Yoga Story: Ann Vanderburgh

It was a dark period of my life. My 86 year old dad was dying after a long, slow descent into dementia. My 85 year old mom had passed away a year and a half before. Our house, in which they had lived with us for ten years, was filled from basement to attic with my dad’s gargantuan collection of accumulated belongings; his legacy of life as a unrestrained pack rat. My husband and I were exhausted from the challenges of the endings of my parents’ lives. 

Then I was diagnosed with osteoporosis. I was devastated, as osteoporosis had been the death knell for my mom. Her spine had slowly crumbled, despite her ferocious determination and relentless daily walking. Once her ability to walk became compromised, pneumonia swiftly and decisively allowed her to escape this earth. Swallowed up in the challenges of my dad's care, I had only barely begun to grieve her passing.

I was panicked and desolated by my diagnosis, feeling doomed to follow exactly in my mom’s footsteps. I felt literally crushed by the heaviness of our circumstances, by the weight of my dad's material detritus that was stored right over my head in the attic, crushing my bones and my life. I didn't know what to do.

Marshaling some energy, I began to investigate options for treatment. They were minimal. Western medicine had little to offer. In alternative realms, acupuncture and yoga surfaced as potentially helpful. I started seeing an acupuncturist, and I asked my friends where I could find a good yoga class. Other movement arts such as karate and tai chi had played a pivotal part in much of my life, along with regular long distance walking and hiking, but I had never tried yoga.  I had always believed, thanks to my incorrect inner stereotypes of yoga practitioners, that yoga was meant for people far more flexible and elastic than I. None of my favorite physical activities had promoted the sort of physical flexibility that I really needed. My back hurt, my heart ached, and I felt overwhelmed and discouraged.

A friend recommended Yoga Sanctuary, as she had once attended a workshop at her college run by a Yoga Sanctuary teacher. I arrived at my first class on a Friday morning, choosing that particular class simply because it was the only thing that fit my complicated work schedule. I entered the room a crunched-up, bunched-up ball of depression and anguish.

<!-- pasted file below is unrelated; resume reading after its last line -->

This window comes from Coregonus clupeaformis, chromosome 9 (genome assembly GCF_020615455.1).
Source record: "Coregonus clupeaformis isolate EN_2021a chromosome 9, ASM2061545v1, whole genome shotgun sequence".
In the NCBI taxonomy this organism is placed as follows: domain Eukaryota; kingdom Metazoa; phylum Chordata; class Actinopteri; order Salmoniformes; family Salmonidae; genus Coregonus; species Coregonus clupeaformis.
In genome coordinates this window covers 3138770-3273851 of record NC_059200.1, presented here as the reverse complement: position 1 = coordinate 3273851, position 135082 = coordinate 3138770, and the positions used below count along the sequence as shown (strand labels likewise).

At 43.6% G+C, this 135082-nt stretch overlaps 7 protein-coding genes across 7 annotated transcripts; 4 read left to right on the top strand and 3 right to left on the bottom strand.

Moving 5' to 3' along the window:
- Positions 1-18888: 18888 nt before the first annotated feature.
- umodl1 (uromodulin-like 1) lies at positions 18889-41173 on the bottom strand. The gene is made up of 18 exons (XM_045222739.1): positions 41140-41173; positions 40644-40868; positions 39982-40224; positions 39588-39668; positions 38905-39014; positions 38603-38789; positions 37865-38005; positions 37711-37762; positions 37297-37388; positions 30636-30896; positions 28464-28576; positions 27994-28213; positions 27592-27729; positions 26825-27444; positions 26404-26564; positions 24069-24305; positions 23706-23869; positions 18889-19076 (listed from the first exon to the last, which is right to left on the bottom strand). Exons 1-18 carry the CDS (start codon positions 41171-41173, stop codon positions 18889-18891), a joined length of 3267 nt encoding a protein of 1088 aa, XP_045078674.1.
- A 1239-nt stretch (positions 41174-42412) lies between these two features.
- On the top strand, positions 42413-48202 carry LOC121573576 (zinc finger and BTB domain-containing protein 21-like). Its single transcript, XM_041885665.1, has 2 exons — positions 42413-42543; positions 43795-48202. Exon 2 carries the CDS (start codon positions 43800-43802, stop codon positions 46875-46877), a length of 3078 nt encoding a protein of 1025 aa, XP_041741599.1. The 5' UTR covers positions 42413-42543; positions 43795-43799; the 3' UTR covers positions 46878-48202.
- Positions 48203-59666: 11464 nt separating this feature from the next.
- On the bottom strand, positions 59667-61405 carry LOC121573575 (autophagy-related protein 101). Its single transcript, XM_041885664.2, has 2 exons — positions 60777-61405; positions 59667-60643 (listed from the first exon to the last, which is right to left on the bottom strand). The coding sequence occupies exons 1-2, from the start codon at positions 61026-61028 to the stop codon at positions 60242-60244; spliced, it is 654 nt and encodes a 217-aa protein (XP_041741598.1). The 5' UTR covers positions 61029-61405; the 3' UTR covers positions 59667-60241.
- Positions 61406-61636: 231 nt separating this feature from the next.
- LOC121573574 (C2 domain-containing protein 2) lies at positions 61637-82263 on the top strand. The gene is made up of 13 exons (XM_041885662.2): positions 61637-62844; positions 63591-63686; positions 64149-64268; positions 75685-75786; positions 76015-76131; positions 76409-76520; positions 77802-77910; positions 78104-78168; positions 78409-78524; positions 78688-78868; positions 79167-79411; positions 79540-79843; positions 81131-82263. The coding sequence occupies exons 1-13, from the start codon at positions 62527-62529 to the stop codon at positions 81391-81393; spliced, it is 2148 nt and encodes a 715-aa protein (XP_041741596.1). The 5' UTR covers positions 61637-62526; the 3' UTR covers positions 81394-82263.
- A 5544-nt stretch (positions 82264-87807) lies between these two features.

I looked around and saw myself surrounded by lithe, flexible people of all ages, all of whom seemed to me to be far more graceful and talented than I could ever hope to achieve. I was in so much inner pain, however, that I had no emotional space to be discouraged by this. I simply just started, committed to the idea that I had to find a proactive way to work with myself.

Fortunately for me, my new teachers saw potential in me rather than the limitations I saw in myself. From that very first Friday, I was shown a path to physical and spiritual healing that far exceeded any initial expectations. Encouraged to go at my own pace and make adaptations as needed, I was held in a circle of peace, hope and deep faith in our physical and spiritual ability to heal, learn and grow. I found my teachers very accessible and ready with specific guidance whenever I needed it. Determined to create a daily practice at home in addition to my weekly classes, my teachers and I created a plan; a daily routine that I could adjust as needed.  

Slowly over time, I began to notice some changes. After about six months, my back pain markedly diminished and became less and less of a limiting issue. Gradually, I could approximate more and more of the poses that I saw my classmates doing. In the tumultuous and extended grief process that ensued after my parents’ deaths, my teachers and the practice that they helped me to create provided a deep wellspring of guidance, affirmation, and sustenance. Now after two years of daily practice, I am stronger, healthier and much more limber. While I still have bones that are far “lighter” than average, I feel that I am doing everything I can to take good care of what I have. Equally if not more importantly, however, I have found a profound spiritual touchstone of strength and support. The link between mind, spirit, and body is celebrated deeply in our yoga practice. In every class, our teachers show us how to tap into the vast potential inside of us, which is part of and seamlessly connected to the larger universe, and the wisdom and mysteries that lie even beyond.

There is a Buddhist saying: “When the student is ready, the teacher will appear.” For me, the Yoga Sanctuary has been that teacher. And for that I am profoundly grateful.


Ann S. Vanderburgh

Yoga Sanctuary